From 2010-15, Rebecca was chief reporter at the International Bar Association, where she specialised in long-form features, filmed interviews and mini-documentaries on rule of law and human rights issues. Most recently, she wrote and directed a documentary on military impunity for human rights abuses in Myanmar.
Her one-to-one interviews focused on leading activists, lawyers, politicians and heads of state. Most recently, these included Nobel laureate Aung San Suu Kyi, Nobel laureate Shirin Ebadi, UK Supreme Court justice Lady Hale, former President of the Maldives Mohamed Nasheed, former President of Ireland Mary Robinson and Transparency International Chair Jose Ugaz. All interviews can be viewed here.
In 2013 and 2014, she was shortlisted and highly commended in the Bar Council’s Legal Reporting Awards for articles on banking abuses (Cleaning up the City) and international sanctions (Guilty until proven innocent).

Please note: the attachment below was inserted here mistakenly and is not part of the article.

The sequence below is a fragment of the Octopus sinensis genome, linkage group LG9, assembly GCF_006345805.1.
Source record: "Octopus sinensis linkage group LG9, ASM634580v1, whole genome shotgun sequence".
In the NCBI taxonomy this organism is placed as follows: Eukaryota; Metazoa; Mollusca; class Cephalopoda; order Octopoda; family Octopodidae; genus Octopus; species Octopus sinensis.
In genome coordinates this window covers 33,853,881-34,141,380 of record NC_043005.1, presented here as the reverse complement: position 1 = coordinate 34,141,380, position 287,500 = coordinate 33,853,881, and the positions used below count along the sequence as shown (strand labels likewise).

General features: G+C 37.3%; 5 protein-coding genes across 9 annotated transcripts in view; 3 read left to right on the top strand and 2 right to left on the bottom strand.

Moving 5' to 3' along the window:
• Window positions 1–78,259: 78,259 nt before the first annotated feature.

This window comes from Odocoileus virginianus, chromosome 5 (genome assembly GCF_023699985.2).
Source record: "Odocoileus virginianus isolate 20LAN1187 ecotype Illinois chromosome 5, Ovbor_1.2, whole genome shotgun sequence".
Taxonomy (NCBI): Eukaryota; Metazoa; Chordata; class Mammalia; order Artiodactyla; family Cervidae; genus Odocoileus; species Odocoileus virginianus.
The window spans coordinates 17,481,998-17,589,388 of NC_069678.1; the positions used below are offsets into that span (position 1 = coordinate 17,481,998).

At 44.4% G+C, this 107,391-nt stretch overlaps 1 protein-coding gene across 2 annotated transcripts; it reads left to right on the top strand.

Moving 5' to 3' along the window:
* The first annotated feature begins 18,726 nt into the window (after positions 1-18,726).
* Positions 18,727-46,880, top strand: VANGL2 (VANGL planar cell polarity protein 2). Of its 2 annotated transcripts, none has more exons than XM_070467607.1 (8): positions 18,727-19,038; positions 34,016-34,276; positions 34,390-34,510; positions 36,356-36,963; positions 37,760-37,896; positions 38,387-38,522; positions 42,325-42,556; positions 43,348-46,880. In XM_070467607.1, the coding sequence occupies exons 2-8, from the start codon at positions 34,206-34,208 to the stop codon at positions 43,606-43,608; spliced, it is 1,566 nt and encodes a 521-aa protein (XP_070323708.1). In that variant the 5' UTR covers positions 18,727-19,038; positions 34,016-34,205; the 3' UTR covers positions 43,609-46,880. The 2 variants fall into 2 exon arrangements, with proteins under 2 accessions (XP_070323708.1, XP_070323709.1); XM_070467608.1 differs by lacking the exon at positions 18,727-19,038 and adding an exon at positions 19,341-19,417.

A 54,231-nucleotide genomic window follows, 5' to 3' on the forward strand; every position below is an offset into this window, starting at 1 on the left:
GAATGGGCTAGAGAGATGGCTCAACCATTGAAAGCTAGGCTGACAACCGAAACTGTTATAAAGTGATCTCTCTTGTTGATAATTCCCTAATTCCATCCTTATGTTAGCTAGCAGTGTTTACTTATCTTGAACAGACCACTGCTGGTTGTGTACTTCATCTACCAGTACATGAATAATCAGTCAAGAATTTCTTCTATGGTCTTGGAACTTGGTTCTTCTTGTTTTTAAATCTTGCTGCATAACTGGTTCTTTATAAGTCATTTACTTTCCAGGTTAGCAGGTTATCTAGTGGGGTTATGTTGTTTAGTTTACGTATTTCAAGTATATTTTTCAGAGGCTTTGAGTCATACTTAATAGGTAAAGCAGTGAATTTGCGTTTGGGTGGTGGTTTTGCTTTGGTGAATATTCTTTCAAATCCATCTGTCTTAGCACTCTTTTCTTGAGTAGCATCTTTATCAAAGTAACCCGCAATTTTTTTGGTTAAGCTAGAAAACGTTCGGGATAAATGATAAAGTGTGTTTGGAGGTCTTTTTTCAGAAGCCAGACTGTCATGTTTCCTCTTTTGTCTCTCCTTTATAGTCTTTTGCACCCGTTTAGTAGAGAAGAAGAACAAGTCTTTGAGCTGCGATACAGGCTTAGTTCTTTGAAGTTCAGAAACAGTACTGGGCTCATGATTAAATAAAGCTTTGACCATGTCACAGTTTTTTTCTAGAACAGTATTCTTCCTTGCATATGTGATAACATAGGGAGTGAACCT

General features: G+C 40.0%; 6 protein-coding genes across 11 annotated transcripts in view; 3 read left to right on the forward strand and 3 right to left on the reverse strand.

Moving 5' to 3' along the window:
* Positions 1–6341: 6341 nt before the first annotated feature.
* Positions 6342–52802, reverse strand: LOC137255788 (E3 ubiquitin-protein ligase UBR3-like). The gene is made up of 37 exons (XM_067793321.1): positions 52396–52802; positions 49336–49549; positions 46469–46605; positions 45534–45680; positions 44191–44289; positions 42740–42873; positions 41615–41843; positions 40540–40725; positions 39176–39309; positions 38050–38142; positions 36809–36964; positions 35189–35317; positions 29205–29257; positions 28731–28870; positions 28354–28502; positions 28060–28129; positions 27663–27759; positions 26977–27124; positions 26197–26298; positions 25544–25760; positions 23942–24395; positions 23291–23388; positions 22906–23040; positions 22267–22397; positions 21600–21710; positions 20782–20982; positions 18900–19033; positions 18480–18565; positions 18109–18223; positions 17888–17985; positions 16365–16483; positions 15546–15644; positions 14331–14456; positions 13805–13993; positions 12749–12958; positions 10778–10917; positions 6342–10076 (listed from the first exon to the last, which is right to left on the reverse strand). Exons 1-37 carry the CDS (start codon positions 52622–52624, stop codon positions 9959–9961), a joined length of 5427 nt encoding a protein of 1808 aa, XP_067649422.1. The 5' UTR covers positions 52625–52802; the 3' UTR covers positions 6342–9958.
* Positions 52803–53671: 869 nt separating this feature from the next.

Rebecca has previously written for the Guardian, Times, Sunday Times, Evening Standard, Independent, Economist, Huffington Post, Spectator, and numerous sports and travel magazines.
She now specialises in the Middle East, with a focus on human rights. In 2015-16, she embarked on an ill-advised 11,000km, 20-country solo cycle ride from London to Tehran, via Europe, Turkey, Lebanon, Jordan, Egypt, Sudan, Oman, the UAE and Iran. Her aim was to challenge people’s preconceptions by showing that a woman could cycle through the Middle East safely. At a time of increasing prejudice and division, her hope was to humanise the region by moving away from the usual stories about terrorists and conflict to those about everyday people. To gauge her success, visit her cycling website here.
Rebecca has an MA (Cantab) in English Literature from Cambridge University, where she was awarded the Cambridge University Hunter Senior Scholarship, and an MA in Journalism from Stanford University, where she won a full tuition scholarship. When not cycling or writing articles, she enjoys eating, drinking and talking about herself in the third person.